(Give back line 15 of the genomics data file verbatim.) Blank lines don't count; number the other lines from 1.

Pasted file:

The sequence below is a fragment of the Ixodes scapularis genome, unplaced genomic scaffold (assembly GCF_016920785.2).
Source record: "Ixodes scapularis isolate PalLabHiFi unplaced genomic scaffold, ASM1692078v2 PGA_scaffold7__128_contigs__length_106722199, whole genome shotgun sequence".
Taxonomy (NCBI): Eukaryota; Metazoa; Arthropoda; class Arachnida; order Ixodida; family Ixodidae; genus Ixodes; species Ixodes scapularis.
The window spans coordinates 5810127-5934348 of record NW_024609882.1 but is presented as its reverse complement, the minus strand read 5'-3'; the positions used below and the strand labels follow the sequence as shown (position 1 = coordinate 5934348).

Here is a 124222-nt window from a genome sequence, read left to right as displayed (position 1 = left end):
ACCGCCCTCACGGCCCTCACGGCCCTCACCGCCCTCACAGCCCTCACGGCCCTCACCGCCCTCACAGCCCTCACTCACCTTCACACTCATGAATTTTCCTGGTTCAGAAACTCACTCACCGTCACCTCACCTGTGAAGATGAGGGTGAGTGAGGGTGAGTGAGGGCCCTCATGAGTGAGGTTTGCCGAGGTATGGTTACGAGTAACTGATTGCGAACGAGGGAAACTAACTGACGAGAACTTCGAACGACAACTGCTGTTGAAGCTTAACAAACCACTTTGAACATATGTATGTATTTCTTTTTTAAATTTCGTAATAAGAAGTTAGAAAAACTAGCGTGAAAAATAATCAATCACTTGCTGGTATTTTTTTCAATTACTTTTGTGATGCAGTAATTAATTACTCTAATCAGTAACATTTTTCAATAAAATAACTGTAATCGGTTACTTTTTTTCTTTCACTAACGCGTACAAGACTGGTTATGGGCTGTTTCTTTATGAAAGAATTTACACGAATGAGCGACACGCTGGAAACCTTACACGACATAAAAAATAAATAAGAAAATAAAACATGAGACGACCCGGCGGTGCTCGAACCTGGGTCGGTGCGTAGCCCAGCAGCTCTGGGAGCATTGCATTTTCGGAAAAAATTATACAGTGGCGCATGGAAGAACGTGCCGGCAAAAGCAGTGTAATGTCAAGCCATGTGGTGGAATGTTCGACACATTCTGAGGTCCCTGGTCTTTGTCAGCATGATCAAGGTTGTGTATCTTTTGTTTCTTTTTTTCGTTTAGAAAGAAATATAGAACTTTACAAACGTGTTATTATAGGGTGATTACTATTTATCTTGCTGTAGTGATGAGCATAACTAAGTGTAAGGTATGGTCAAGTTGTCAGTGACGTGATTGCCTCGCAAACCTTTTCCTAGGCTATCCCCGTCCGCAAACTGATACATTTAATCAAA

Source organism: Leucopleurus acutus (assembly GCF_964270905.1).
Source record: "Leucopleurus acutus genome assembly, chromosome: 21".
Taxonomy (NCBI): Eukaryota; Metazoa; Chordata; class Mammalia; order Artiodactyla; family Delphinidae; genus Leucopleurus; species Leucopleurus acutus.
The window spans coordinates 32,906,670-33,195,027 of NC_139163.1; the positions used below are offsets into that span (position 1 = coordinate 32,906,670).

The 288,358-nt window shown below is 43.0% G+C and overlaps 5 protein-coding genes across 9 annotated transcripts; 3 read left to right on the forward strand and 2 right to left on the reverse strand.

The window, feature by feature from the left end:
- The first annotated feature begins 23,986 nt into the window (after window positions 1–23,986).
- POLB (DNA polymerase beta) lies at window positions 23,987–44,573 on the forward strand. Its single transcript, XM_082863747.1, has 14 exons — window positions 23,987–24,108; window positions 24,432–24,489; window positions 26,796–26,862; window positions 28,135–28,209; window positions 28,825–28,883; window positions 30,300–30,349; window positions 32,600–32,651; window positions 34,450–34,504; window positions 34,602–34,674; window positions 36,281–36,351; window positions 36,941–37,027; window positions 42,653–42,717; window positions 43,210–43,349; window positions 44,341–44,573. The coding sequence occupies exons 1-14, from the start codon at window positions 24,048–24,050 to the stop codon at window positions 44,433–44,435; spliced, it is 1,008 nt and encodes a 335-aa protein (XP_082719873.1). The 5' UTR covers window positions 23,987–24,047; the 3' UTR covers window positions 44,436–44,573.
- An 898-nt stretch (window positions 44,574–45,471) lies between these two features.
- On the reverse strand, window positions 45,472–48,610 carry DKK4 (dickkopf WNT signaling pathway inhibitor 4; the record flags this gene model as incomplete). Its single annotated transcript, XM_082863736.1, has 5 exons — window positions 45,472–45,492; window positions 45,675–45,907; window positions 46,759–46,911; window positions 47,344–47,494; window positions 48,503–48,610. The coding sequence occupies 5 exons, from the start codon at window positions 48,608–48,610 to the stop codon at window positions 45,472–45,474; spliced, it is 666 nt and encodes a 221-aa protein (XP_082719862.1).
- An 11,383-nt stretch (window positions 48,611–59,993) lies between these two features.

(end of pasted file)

- An 898-nt stretch (window positions 44,574–45,471) lies between these two features.